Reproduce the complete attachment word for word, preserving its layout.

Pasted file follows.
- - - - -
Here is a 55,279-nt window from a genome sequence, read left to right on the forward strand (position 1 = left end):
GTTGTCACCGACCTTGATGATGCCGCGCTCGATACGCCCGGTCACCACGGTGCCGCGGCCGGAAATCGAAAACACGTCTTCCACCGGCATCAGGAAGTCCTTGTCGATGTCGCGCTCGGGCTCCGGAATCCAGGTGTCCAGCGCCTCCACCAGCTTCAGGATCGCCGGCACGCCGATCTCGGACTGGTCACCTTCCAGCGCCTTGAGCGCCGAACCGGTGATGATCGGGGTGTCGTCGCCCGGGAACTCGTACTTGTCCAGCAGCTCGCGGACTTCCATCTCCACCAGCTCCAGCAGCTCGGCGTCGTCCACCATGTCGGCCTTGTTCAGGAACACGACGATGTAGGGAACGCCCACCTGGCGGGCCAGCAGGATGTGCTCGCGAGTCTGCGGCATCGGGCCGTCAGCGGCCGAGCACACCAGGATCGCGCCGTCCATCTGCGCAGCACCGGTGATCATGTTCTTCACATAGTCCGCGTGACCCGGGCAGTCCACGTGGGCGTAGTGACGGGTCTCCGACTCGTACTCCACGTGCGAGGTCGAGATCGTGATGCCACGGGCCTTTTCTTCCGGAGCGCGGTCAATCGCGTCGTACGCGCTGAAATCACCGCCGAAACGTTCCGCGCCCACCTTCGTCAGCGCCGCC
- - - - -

Here is a 55,279-nt window from a genome sequence, read left to right on the forward strand (position 1 = left end):
GTTGTCACCGACCTTGATGATGCCGCGCTCGATACGCCCGGTCACCACGGTGCCGCGGCCGGAAATCGAAAACACGTCTTCCACCGGCATCAGGAAGTCCTTGTCGATGTCGCGCTCGGGCTCCGGAATCCAGGTGTCCAGCGCCTCCACCAGCTTCAGGATCGCCGGCACGCCGATCTCGGACTGGTCACCTTCCAGCGCCTTGAGCGCCGAACCGGTGATGATCGGGGTGTCGTCGCCCGGGAACTCGTACTTGTCCAGCAGCTCGCGGACTTCCATCTCCACCAGCTCCAGCAGCTCGGCGTCGTCCACCATGTCGGCCTTGTTCAGGAACACGACGATGTAGGGAACGCCCACCTGGCGGGCCAGCAGGATGTGCTCGCGAGTCTGCGGCATCGGGCCGTCAGCGGCCGAGCACACCAGGATCGCGCCGTCCATCTGCGCAGCACCGGTGATCATGTTCTTCACATAGTCCGCGTGACCCGGGCAGTCCACGTGGGCGTAGTGACGGGTCTCCGACTCGTACTCCACGTGCGAGGTCGAGATCGTGATGCCACGGGCCTTTTCTTCCGGAGCGCGGTCAATCGCGTCGTACGCGCTGAAATCACCGCCGAAACGTTCCGCGCCCACCTTCGTCAGCGCCGCC